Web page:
Synaptic Mitochondria Sustain More Damage than Non-Synaptic Mitochondria after Traumatic Brain Injury and Are Protected by Cyclosporine A

Jacqueline R. Kulbe, Rachel L. Hill, Indrapal N. Singh, Juan A. Wang, Edward D. Hall

Research output: Contribution to journalArticlepeer-review

48 Scopus citations

Abstract

Currently, there are no Food and Drug Administration (FDA)-approved pharmacotherapies for the treatment of those with traumatic brain injury (TBI). As central mediators of the secondary injury cascade, mitochondria are promising therapeutic targets for prevention of cellular death and dysfunction after TBI. One of the most promising and extensively studied mitochondrial targeted TBI therapies is inhibition of the mitochondrial permeability transition pore (mPTP) by the FDA-approved drug, cyclosporine A (CsA). A number of studies have evaluated the effects of CsA on total brain mitochondria after TBI; however, no study has investigated the effects of CsA on isolated synaptic and non-synaptic mitochondria. Synaptic mitochondria are considered essential for proper neurotransmission and synaptic plasticity, and their dysfunction has been implicated in neurodegeneration. Synaptic and non-synaptic mitochondria have heterogeneous characteristics, but their heterogeneity can be masked in total mitochondrial (synaptic and non-synaptic) preparations. Therefore, it is essential that mitochondria targeted pharmacotherapies, such as CsA, be evaluated in both populations. This is the first study to examine the effects of CsA on isolated synaptic and non-synaptic mitochondria after experimental TBI. We conclude that synaptic mitochondria sustain more damage than non-synaptic mitochondria 24 h after severe controlled cortical impact injury (CCI), and that intraperitoneal administration of CsA (20 mg/kg) 15 min after injury improves synaptic and non-synaptic respiration, with a significant improvement being seen in the more severely impaired synaptic population. As such, CsA remains a promising neuroprotective candidate for the treatment of those with TBI.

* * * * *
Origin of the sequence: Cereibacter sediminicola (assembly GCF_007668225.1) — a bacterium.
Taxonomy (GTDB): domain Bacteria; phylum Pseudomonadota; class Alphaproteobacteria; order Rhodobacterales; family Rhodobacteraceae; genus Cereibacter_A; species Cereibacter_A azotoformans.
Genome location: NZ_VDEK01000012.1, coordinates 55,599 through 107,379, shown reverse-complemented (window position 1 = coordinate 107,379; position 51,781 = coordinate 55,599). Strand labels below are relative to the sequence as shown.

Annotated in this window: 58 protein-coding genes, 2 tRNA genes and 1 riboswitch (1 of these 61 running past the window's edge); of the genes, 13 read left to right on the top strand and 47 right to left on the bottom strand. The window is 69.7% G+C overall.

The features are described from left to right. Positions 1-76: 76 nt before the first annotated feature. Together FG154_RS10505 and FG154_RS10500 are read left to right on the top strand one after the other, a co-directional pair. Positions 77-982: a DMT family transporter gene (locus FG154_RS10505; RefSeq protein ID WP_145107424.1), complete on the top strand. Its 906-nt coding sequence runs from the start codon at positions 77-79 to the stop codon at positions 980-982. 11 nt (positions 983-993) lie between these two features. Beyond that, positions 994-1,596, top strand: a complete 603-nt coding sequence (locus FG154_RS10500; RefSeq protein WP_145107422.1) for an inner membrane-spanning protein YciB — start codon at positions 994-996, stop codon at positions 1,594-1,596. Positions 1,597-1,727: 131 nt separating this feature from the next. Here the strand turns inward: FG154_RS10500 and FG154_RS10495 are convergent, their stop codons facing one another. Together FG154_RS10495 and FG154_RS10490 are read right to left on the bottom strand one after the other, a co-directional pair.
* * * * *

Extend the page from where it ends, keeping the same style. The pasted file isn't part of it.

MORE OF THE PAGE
Original languageEnglish
Pages (from-to)1291-1301
Number of pages11
JournalJournal of Neurotrauma
Volume34
Issue number7
DOIs
StatePublished - Apr 1 2017

Bibliographical note

Publisher Copyright:
© 2017, Mary Ann Liebert, Inc. 2017.

Keywords

  • cyclosporine A
  • mitochondria
  • neuroprotection
  • synaptic and non-synaptic
  • traumatic brain injury

ASJC Scopus subject areas

  • Clinical Neurology

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